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Everyone has hundreds of bursa around the body. Their role is to reduce friction and allow 2 surfaces to slide over each other freely.
- When bursa become irritated they become swollen and the ability to allow the 2 surfaces to glide freely is reduced.
- Poor biomechanics and repetitive strain is quite often the cause of a bursitis
- A blunt trauma can also cause an acute episode of swelling within a bursa, leading to a bursitis.
- Other conditions such as rheumatoid arthritis and gout can make an individual more prone to a bursitis.
Hints for self-management
- Rest the affected area and avoid aggravating movements and activities.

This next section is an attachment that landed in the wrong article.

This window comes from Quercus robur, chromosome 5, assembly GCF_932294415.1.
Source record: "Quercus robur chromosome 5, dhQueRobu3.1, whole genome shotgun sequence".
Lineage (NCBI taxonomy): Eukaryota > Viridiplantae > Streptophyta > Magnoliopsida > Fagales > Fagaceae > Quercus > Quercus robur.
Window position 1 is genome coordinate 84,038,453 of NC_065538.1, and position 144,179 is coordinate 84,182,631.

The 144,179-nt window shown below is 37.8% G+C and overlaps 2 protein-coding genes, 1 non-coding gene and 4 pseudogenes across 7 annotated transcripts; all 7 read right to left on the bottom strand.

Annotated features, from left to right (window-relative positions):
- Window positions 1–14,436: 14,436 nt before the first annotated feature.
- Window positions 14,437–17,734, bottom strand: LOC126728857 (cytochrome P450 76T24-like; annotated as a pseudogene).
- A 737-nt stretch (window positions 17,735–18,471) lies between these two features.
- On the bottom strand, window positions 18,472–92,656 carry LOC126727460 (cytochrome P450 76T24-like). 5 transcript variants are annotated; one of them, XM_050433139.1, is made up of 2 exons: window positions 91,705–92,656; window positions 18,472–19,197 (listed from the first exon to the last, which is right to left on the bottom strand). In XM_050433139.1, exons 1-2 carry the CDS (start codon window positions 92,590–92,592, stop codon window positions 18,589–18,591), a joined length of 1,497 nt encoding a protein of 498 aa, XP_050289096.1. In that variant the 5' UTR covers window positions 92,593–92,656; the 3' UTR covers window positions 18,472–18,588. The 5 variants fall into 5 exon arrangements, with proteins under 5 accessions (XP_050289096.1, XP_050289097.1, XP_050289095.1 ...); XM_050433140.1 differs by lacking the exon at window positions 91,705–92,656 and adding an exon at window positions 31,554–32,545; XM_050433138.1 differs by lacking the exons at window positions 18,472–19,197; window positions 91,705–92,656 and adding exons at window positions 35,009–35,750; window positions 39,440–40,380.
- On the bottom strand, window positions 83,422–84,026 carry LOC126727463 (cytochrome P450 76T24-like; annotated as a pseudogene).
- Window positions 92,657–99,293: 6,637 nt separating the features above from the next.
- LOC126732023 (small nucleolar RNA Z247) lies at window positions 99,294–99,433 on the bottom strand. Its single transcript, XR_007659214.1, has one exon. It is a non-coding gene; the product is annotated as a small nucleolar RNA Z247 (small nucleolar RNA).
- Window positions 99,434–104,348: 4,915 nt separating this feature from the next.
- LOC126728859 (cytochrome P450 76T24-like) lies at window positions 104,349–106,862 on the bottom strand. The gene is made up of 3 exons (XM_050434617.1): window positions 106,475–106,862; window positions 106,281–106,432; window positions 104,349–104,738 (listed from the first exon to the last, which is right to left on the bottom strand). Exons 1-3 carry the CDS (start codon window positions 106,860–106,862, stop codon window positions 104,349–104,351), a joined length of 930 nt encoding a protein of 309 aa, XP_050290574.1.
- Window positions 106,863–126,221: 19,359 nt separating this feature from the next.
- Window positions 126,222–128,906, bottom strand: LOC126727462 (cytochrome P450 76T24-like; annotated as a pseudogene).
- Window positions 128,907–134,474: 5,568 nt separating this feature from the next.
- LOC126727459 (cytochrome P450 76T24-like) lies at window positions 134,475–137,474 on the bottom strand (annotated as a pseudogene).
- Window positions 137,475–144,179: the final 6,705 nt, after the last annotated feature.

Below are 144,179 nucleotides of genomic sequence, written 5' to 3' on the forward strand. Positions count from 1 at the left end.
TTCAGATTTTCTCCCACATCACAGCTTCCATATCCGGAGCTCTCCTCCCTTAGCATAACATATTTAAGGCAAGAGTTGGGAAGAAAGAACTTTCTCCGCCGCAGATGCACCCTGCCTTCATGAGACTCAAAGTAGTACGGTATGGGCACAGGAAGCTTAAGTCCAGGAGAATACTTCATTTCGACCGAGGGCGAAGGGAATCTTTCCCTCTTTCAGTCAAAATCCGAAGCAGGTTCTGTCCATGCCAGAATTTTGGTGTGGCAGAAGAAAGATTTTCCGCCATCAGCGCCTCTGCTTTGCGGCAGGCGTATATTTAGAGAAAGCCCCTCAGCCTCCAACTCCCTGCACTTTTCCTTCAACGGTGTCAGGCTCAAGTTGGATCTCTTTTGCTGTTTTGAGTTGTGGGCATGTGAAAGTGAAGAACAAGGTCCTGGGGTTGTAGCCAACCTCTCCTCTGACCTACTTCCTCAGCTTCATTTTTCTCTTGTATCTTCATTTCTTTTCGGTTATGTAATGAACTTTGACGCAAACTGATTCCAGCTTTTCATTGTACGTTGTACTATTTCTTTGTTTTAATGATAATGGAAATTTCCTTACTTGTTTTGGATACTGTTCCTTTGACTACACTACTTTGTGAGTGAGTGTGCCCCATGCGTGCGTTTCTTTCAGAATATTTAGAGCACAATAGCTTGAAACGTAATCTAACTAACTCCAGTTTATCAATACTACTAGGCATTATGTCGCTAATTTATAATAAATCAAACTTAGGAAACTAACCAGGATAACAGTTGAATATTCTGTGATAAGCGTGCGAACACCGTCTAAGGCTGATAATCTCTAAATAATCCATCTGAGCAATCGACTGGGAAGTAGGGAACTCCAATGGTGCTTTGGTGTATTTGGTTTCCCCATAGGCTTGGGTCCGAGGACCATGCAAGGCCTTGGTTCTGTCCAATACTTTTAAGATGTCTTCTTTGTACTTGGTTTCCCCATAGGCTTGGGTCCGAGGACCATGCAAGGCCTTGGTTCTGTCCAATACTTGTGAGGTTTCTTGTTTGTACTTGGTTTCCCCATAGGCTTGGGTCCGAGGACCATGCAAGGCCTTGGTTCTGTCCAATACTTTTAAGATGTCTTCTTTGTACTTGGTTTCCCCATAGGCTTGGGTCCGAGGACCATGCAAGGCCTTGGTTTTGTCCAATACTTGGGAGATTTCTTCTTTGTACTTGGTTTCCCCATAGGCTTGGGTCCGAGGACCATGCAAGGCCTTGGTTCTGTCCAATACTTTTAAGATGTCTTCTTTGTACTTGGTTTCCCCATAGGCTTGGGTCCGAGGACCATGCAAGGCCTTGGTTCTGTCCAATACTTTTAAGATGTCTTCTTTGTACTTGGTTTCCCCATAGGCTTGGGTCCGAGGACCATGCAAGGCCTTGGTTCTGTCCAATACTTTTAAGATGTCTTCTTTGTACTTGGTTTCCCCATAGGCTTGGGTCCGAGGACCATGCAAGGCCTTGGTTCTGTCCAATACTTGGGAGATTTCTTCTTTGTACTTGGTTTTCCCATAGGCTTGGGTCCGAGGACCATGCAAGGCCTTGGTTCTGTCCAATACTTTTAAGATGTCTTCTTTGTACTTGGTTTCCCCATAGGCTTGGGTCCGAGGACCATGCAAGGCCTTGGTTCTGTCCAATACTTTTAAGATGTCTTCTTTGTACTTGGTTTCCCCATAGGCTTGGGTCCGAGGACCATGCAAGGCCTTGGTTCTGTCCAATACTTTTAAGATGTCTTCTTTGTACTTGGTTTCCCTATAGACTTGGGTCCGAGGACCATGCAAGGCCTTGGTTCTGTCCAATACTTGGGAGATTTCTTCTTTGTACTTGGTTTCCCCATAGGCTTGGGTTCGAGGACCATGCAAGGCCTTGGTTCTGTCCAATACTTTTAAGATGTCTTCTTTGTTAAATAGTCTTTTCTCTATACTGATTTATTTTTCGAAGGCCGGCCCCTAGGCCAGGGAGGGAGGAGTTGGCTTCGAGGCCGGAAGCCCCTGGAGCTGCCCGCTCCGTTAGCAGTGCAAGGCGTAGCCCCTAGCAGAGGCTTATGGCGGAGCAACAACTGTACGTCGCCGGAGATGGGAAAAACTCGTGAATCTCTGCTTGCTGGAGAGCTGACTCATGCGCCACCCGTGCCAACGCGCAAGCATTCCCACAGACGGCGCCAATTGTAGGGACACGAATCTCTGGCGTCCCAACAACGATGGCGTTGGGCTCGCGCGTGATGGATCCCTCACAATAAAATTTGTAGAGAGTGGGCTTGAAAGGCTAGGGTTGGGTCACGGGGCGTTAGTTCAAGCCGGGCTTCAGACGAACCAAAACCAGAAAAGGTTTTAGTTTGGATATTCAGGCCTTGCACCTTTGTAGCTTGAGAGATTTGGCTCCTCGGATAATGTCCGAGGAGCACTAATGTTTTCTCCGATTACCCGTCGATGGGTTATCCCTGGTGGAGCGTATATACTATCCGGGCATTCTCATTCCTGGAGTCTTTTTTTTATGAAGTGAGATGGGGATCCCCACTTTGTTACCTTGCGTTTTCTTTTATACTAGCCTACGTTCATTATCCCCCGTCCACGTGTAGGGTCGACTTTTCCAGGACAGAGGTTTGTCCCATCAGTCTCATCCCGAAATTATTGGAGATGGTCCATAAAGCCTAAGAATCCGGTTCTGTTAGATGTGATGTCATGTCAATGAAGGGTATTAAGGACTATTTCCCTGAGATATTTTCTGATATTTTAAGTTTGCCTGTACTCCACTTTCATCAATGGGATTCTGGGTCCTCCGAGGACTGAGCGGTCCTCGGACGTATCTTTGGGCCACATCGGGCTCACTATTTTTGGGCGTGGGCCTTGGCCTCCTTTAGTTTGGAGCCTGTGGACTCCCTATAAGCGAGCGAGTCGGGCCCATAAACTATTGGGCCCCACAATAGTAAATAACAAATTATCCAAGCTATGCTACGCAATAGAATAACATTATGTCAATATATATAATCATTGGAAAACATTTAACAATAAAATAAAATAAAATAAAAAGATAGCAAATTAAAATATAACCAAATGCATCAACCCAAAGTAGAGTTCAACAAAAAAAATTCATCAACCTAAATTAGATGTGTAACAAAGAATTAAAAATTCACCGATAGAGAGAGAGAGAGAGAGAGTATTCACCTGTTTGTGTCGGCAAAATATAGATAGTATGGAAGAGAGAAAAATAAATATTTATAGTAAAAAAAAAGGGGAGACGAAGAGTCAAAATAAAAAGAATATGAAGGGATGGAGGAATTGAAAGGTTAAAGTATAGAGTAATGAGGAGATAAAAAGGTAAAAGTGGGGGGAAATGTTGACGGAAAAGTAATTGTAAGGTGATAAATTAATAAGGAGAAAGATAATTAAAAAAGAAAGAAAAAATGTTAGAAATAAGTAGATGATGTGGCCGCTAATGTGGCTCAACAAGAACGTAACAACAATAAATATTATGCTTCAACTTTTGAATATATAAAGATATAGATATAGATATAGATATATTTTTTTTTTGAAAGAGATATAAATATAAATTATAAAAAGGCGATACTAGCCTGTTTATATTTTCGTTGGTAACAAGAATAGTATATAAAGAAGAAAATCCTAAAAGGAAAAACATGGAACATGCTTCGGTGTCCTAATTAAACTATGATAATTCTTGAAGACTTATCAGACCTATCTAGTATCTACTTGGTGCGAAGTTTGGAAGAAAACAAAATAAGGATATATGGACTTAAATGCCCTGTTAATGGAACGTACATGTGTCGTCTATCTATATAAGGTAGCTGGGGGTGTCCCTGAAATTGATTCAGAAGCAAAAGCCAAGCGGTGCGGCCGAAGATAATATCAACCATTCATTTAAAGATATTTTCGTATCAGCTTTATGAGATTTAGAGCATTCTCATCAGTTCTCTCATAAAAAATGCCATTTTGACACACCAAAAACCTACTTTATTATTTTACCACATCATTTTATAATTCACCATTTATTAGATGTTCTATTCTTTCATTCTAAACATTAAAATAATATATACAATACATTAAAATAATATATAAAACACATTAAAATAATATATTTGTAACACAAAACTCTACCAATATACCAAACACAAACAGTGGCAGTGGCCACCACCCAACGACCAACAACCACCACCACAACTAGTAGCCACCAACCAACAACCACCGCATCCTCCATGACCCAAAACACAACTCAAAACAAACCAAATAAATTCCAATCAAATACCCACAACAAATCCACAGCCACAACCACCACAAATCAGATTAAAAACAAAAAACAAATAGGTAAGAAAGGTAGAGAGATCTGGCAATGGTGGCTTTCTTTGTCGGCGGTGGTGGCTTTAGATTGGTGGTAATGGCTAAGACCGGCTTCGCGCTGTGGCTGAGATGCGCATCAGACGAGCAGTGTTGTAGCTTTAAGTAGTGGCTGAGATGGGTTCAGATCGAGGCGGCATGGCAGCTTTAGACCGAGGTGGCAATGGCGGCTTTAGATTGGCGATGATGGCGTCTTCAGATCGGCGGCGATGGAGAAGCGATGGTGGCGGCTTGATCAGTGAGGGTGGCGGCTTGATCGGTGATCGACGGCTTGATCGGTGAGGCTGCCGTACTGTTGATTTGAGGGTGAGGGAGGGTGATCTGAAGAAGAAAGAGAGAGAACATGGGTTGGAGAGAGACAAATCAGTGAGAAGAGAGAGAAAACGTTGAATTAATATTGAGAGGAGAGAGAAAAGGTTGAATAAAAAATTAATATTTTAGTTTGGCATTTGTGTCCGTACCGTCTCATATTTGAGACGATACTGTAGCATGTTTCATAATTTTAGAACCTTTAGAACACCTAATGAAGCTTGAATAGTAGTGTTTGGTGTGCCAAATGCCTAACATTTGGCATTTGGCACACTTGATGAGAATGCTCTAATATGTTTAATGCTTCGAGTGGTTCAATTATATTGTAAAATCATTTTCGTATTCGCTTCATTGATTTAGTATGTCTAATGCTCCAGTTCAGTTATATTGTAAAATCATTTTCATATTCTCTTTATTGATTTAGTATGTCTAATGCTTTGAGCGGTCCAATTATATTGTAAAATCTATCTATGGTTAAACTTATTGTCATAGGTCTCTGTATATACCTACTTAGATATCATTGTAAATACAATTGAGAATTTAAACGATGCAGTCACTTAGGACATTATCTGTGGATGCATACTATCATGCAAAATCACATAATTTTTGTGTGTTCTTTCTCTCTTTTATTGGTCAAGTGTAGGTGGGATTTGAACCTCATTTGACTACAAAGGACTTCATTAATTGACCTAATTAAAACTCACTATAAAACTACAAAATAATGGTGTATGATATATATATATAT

- Ice and anti-inflammatory medications can assist reduce inflammation.
- A corticosteroid can be injected into the affected bursa to assist reduce inflammation. This can be performed under ultrasound guidance by a radiologist after being prescribed by your GP, Orthopaedic Surgeon or Sports Physician.
- Physiotherapy can help strengthen the muscles around the affected area and correct any biomechanical issues causing the irritation.
What you can expect/look out for
- Pain with movement.
- An achey or stiff sensation in the affected area.
- Swelling and/or redness over the affected area.
- Sometimes painful to palpate over the bursa.
- There are approximately 160 bursae in the human body
- Larger bursae are located near major joints, such as the shoulders elbows hips and knees. Example: Subacromial Bursitis
- Common areas for bursitis are:
– Shoulder (sub-acromial) bursitis
– Elbow (olecrannon) bursitis
– Hip (trochanteric) bursitis
- It is not uncommon to experience recurrent flare-ups